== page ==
My session is “Taking the Off-Ramp: Strategies and Practices for Changing Careers (Especially for Academics).” We’ll be talking about the increasingly common reality of changing careers and best practices for doing it.
Belatedly, I’m happy to say that I’ll be chairing a session and giving a paper at the PCA/ACA Conference in Indianapolis tomorrow. As part of “Comics and Comic Arts VII,” I’ll be speaking on “What Does the God of Manga Want with Anime? Re-Evaluating Tezuka in Manga History.”
I hope to see you there!
I’m very excited to say that I’ll be appearing at the Beyond Academia 2018 conference at the beginning of next month. Beyond Academia is an organization seeking to connect PhDs with career opportunities outside academia, and I’ve been a fan of their work for a while now. The conference includes keynotes, panels, and networking receptions.
Specifically, I’ll be appearing on the Media & Communication panel at 9:45am on Thursday, March 1st, and sticking around through the networking luncheon that same day. Registration is open now. I hope to see you there!
I’m writing from the train on the way to Washington, DC, where I’ll be presenting on my research at the 2018 conference of the American Historical Association.
Specifically, I’m part of the Comics and History panel tomorrow afternoon, at 1:30pm in the Empire ballroom. My topic is “Don’t Fear the Gutter: Platforms, Formats, and Comics in Postwar and Postmodern Japan,” in which I speak about some of the conclusions I drew about the history of pop culture in my dissertation. I hope to see you there!
On Wednesday I’ll be heading to Colorado for the 2017 Sirens Conference. I’m very pleased to be returning to Sirens, one of my favorite annual events. The theme this year, which is sold out, is Women Who Wield Magic.
I’ll be participating in two program items; the first is a panel, and the second is a roundtable discussion:
Becoming a Better Reader
Amy Tenbrink, Faye Bi, Andrea Horbinski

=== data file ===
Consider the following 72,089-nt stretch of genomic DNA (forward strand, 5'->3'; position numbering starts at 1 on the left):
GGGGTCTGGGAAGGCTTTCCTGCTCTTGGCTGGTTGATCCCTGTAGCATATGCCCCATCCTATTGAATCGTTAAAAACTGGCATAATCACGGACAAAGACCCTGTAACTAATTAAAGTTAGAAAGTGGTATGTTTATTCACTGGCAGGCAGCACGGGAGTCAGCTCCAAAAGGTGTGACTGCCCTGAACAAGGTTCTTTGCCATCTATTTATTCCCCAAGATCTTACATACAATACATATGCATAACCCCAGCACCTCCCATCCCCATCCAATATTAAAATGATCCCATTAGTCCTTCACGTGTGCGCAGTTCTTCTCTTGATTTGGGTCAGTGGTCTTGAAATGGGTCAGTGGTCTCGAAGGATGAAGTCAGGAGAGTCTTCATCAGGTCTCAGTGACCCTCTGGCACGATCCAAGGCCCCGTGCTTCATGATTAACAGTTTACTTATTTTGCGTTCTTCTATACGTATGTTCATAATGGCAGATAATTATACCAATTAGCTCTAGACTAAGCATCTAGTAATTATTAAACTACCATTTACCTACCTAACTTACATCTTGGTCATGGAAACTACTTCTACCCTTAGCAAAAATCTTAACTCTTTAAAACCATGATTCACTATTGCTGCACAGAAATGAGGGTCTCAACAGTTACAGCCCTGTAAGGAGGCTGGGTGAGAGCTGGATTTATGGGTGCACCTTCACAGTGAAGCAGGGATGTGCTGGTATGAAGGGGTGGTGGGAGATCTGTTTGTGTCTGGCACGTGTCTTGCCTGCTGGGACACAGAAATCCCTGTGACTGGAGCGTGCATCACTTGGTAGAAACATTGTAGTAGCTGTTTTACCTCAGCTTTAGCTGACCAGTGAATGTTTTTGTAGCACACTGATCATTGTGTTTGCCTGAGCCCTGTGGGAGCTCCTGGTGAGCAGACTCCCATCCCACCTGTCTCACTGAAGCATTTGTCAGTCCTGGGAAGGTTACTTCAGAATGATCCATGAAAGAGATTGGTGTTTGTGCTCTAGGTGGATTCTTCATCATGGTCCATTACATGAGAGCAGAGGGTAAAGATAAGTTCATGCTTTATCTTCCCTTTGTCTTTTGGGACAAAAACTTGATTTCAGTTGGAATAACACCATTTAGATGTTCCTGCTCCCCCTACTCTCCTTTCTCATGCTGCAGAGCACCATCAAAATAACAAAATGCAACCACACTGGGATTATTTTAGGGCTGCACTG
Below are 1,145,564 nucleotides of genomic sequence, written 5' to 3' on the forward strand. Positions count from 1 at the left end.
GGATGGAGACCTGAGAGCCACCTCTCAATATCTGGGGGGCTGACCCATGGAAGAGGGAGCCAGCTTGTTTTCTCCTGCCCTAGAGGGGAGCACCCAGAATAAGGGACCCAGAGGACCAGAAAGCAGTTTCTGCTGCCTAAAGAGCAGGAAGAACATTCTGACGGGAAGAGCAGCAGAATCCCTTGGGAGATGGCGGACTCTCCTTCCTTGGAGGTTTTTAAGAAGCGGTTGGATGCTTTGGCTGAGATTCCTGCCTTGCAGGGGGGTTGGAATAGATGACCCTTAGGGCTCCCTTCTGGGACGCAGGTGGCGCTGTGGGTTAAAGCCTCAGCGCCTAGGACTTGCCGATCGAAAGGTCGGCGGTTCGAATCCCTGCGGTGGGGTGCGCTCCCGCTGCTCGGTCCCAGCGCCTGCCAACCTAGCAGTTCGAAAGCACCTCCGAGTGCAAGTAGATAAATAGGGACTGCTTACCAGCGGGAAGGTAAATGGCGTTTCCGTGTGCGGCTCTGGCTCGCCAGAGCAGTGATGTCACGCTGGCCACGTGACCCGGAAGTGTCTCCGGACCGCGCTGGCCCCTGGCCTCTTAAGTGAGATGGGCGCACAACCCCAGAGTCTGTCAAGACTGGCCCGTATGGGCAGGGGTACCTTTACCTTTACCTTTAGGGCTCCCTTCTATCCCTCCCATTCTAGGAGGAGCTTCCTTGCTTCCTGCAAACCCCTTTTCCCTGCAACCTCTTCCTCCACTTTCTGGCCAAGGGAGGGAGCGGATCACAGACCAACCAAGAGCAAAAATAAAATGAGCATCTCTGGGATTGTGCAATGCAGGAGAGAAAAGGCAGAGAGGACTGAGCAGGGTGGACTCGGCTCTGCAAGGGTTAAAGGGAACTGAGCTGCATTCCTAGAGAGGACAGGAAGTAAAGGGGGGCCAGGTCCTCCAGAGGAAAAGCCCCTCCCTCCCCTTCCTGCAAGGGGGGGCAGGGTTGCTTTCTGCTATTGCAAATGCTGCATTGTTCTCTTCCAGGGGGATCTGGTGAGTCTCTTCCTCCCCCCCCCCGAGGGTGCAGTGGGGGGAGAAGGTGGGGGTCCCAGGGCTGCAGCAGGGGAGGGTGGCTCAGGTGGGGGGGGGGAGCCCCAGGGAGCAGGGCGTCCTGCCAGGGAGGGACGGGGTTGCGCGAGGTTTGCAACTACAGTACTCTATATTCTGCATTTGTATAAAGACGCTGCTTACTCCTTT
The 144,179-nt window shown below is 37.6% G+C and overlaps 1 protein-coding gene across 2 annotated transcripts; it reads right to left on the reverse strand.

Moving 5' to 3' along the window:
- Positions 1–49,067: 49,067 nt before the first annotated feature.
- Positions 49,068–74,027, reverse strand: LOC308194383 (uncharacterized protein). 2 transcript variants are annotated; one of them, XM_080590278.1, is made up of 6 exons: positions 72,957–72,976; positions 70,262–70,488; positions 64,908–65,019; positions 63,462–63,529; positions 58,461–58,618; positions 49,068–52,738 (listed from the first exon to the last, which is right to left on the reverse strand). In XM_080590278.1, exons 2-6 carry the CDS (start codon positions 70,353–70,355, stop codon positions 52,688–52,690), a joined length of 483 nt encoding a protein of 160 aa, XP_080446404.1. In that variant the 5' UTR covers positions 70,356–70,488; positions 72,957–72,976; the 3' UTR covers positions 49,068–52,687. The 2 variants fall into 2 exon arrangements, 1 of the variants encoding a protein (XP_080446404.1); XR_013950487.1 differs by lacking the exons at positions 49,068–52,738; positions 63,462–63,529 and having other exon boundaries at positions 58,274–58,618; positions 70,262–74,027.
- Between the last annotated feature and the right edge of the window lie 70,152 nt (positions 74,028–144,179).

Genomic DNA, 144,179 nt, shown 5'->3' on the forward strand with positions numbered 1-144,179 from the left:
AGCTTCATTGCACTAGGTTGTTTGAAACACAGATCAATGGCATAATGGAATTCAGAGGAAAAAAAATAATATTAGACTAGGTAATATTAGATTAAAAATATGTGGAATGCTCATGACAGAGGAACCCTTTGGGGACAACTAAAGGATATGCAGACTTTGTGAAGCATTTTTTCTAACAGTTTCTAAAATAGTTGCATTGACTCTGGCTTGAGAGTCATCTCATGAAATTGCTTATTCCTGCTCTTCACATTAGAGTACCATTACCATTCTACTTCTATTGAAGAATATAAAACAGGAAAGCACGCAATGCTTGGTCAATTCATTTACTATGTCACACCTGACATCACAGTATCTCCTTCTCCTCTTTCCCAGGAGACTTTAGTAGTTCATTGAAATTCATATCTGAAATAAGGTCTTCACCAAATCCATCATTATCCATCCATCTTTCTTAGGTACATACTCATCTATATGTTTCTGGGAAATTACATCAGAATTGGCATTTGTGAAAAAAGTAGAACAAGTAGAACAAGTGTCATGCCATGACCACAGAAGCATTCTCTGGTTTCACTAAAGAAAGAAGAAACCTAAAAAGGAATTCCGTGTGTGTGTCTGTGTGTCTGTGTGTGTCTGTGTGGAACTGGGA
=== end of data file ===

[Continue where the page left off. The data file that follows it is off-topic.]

Edith Wharton once said, “When I first began to read, and then to write ghost-stories, I was conscious of a common medium between myself and my readers, of their meeting me halfway among the primeval shadows, and filling in the gaps in my narrative with sensations and divinations akin to my own.” This idea, that readers must meet authors halfway, implies that readers bear a certain amount of responsibility for the success or failure of their reading experience—and that, ultimately, reading itself may be a skill, something that a reader can improve with education, diligence, and practice. On this panel, four readers will discuss what it might mean to be a good reader and how one might become a better reader.
The Magical Girls of Anime and Manga
The anime and manga genre of magical girls has a rich history of girls wielding magical power with fashion, friendship, and heart. In this roundtable, we’ll review our favorite magical girls from famous to unfairly forgotten, and talk about why and how anime, manga, and magical girls work so well together.
Somewhat belatedly, I’m happy to say that I’ll be speaking on manga and science fiction tomorrow at the 2017 Mechademia Conference in Minneapolis.
You can view the full schedule online; my talk “Manga: A Science Fictional Medium?” is scheduled at 9:45am on Saturday. The conference starts at 5pm today and registrations are still available, so please join us!